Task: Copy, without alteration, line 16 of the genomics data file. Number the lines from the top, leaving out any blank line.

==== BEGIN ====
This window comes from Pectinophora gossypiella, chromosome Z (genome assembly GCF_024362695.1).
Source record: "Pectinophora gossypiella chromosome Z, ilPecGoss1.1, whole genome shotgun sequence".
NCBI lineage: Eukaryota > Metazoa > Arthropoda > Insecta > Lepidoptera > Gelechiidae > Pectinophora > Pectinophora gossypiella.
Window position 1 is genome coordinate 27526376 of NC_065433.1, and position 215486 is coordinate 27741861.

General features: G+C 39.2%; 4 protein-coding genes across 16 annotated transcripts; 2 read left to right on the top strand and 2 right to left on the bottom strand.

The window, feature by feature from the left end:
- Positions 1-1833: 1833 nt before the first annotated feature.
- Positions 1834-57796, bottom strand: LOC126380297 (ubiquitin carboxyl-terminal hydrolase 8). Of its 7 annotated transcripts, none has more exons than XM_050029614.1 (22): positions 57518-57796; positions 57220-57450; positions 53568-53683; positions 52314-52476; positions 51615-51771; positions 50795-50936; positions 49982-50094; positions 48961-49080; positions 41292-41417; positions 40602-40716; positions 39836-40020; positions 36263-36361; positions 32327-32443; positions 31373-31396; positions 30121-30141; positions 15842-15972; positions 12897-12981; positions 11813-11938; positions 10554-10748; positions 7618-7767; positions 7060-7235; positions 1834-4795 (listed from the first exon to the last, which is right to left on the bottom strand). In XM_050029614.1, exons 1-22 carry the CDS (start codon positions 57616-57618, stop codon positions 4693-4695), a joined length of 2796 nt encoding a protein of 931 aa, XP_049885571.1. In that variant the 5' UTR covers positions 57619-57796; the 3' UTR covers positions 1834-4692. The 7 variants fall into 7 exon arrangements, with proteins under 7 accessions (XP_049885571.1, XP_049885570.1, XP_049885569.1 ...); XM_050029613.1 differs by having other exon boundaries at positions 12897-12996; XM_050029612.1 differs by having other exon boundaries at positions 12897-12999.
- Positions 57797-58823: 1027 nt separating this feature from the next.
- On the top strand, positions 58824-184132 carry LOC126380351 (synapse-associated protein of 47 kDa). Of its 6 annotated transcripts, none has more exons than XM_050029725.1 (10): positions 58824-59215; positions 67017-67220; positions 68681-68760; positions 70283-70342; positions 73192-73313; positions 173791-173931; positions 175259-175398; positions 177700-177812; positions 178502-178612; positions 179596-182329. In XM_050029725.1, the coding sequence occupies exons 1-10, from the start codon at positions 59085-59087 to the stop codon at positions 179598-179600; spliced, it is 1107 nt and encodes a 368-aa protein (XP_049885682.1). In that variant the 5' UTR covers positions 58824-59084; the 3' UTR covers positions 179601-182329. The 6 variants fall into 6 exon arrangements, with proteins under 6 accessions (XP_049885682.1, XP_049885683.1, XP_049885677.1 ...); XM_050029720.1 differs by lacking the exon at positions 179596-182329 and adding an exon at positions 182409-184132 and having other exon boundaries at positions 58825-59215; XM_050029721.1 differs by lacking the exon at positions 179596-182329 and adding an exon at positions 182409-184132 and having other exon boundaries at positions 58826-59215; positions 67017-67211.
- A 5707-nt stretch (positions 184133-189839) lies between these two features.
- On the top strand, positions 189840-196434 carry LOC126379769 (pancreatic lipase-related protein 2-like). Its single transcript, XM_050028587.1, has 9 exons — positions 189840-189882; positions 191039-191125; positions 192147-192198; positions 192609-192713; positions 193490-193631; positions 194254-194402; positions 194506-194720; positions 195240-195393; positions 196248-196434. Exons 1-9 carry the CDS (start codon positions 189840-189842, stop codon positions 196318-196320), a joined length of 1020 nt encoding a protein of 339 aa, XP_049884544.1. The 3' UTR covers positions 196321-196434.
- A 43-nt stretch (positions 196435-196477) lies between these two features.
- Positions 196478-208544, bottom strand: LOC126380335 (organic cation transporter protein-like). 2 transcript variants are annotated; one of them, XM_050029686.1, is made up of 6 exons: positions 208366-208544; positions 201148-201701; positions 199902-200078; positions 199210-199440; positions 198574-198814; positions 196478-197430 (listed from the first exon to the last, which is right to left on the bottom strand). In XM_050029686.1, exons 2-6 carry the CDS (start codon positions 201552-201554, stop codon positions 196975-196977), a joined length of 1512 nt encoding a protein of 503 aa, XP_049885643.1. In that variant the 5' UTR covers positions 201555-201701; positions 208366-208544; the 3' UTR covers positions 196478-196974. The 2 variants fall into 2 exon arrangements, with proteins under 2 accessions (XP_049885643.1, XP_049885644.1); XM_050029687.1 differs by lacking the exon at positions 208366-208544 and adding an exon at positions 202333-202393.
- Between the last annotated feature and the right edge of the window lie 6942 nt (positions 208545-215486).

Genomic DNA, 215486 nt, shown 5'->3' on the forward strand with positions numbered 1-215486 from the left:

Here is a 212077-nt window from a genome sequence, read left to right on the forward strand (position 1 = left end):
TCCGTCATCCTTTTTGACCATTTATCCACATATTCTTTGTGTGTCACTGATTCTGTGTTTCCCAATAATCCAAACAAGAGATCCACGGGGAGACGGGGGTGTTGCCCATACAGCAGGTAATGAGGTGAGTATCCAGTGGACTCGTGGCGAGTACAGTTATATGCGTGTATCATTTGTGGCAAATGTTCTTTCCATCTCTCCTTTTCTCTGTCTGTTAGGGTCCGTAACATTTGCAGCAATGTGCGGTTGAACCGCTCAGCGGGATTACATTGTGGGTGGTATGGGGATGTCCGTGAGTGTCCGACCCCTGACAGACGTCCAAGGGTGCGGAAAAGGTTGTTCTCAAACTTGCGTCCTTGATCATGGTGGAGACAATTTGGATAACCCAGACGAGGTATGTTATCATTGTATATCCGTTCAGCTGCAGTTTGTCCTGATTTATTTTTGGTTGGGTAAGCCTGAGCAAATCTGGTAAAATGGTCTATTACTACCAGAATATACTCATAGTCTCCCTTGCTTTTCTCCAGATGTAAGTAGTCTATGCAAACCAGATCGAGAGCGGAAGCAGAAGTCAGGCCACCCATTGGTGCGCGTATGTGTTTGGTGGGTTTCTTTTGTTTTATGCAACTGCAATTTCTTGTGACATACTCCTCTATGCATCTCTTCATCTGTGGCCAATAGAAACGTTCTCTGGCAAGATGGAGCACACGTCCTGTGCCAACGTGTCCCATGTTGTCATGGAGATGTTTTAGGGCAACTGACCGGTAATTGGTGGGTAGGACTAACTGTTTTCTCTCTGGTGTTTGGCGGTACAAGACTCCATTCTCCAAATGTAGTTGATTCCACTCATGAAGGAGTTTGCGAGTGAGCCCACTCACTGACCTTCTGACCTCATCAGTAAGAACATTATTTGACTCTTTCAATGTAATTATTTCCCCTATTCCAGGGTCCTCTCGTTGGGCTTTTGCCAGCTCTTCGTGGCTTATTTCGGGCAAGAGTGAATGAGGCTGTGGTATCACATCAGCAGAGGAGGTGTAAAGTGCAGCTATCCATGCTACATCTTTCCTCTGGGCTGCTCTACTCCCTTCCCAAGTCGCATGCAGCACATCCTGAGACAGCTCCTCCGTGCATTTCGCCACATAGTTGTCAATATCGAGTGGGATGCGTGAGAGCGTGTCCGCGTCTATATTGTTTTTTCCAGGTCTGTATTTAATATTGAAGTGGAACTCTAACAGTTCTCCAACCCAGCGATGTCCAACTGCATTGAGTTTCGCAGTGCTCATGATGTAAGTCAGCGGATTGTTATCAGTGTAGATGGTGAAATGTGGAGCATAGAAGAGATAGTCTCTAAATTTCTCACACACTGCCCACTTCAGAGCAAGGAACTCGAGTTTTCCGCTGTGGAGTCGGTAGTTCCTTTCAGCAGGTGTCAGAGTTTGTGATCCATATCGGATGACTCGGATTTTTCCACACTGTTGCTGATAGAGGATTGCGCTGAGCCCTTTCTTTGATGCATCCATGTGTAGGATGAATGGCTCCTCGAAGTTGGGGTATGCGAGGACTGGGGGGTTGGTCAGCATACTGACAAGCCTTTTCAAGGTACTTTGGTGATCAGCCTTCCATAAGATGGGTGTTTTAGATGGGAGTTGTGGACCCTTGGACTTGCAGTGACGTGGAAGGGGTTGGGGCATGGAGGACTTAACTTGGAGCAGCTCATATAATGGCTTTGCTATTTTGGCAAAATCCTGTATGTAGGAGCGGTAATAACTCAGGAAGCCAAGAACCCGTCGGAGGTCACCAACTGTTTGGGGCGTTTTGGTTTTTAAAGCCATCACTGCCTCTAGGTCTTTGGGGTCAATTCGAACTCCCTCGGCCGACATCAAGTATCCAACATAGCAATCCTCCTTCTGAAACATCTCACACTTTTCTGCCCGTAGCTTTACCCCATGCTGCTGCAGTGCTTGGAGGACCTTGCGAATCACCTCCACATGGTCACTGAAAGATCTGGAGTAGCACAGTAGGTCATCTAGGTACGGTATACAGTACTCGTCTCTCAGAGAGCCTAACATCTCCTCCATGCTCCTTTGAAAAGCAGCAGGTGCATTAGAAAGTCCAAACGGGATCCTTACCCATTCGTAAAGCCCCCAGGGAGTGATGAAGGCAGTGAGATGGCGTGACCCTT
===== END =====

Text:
Genomic DNA, 215486 nt, shown 5'->3' on the forward strand with positions numbered 1-215486 from the left: